If Ruben Gutierrez was a military guy, we’d have to run up the white flag by now. He’s got us surrounded.

Back over 10 years ago, he opened a restaurant on Chester Avenue in downtown Bakersfield, then eventually moved out to the northwest in 2014, opened a second location on Gosford in the southwest in 2016 and has now opened another restaurant in the northeast, in the old Cindy’s Restaurant. Along the way he left downtown but he’s now got a triangle of restaurants surrounding the city center.

Why the success? I think there are a few factors at work here. The menu always has decent values, meaning you can afford to visit more often. Ruben’s has always been solid in the seafood department, particularly shrimp. And there are a lot of little grace notes his kitchen seems to offer, such as the irresistible hot bean dip served with the chips and salsa, or the fire-roasted pepper tossed on my grilled chicken plate with the beans and salsa, or distinctive items such as the bacon and mushroom quesadilla ($8.95) on the appetizer list that we’ve enjoyed in the past. To say nothing of the typically earnest and winning attitude of the service crews at Ruben’s restaurants.

Before we delve into the details, let’s have a moment of silence for the demise of Cindy’s, which thrived for decades on that side of town before the owners closed it down rather suddenly last August. I was hit by a lot of emails when that happened from regulars who were quite distraught over the development. It’s a rare achievement to keep people happy that long, as the owners of Cindy’s did. The big red sign visible on Highway 178 is still up, haunting us like a ghost.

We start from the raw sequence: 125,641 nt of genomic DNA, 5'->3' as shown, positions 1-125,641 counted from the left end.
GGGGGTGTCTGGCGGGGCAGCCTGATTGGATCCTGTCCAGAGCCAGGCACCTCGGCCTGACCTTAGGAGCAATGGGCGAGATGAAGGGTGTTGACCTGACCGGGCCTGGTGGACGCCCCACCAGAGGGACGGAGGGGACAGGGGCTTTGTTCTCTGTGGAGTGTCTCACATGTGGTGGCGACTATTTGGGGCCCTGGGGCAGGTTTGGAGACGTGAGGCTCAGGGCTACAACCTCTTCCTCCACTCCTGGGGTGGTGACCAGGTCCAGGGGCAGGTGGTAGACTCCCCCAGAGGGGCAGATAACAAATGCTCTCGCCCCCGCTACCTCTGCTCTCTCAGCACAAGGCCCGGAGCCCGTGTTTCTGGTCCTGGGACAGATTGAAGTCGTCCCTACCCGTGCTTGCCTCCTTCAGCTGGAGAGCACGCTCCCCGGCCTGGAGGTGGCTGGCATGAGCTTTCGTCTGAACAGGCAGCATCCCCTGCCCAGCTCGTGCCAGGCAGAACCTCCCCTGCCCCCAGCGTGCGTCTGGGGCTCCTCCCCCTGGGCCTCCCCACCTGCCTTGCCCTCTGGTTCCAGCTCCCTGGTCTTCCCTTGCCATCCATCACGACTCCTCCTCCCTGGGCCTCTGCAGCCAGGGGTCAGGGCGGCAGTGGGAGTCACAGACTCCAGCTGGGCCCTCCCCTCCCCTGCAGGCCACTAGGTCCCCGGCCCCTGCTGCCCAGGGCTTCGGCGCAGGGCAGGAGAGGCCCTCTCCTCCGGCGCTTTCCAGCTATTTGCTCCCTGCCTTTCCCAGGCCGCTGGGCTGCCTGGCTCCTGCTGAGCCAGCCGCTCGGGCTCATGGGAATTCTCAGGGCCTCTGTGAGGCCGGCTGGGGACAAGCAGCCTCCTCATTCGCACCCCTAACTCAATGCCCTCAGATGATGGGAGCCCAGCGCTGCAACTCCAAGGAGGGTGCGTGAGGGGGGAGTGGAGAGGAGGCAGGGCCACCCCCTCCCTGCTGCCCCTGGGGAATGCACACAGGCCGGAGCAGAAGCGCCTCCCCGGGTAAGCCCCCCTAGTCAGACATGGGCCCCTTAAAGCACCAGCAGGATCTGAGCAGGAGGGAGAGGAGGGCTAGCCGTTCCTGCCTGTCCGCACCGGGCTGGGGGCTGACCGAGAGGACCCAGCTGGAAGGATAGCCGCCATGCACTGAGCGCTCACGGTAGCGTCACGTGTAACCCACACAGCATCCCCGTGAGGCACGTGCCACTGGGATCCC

Since it had been awhile since we’d visited I can’t remember what Cindy’s used to look like compared to how it is as a Ruben’s, but it’s pretty inviting right now, not in a fancy restaurant kind of way but in a clean and comfortable, relaxing ambiance. We were seated near a vertical natural wood finish wall that shielded us from the kitchen, and the wall to the right as we entered had a gray and white brick façade. The dining room has a floor covered by nice large tiles and an assortment of booths and tables. It’s easy to relax here, though it is on the noisy side so conversation will be challenging, and I know a lot of people consider that important. It was pretty busy on the weekend night we visited.

On our visit I resisted ordering things we’ve enjoyed in the past such as any of the six shrimp dinners, the pork spare ribs simmered in a chili verde sauce ($12.95), the chicken mole ($10.95), the crispy carnitas ($11.95) or the arroz con pollo with all its veggies under the chicken breast ($10.95). I ordered the pollo asado ($12.95) and my companion selected the tremendo trio ($12.95).

I love the chicken dinner I ordered, which featured a marinated skinless boneless chicken breast that is quite large, with a cheese enchilada, rice, beans, guacamole, pico de gallo and the grilled pepper I mentioned above. Let’s face it, boneless skinless chicken breast can be a dull-as-dirt protein without a marinade or maybe grilled over a smoky open fire. This version has a medium spicy red sauce, some black spots here and there and is much more flavorful than most chicken breasts, really reminding me of what Chipotle puts on its cafeteria line. That is a compliment.

My companion’s plate lets you pick three items (taco, burrito, enchilada, tamale or chile relleno) with your choice of meats. She selected the ground beef taco, though the kitchen gave her shredded chicken, an enchilada with chicken (thigh meat, she noted) and a cheese enchilada. The biggest problem we had was the weakness of the protein sources compared to the rest of the plate. Great, fresh fried crispy tortilla for the taco, for example, but the chicken was boiled, lifeless and not flavorful. She called it low-effort meat, and when you compare it side by side with the chicken breast on my plate it didn’t seem like it came from the same restaurant.

Though service from Bianca was superior, I didn’t like what they did with the check. There were two totals on it: one for cash, one for credit card, and I ended up paying cash for the credit card balance by mistake. It was just under $2 higher. Seems like there’s got to be a better way to do that, though I’m sure regulars know how it works.

Pete Tittl’s Dining Out column appears in The Californian on Sundays. Email him at pftittl@yahoo.com.

(1) comment

Moardeeb

I love mexican food but good grief ANOTHER Mexican restaurant in Bakersfield?

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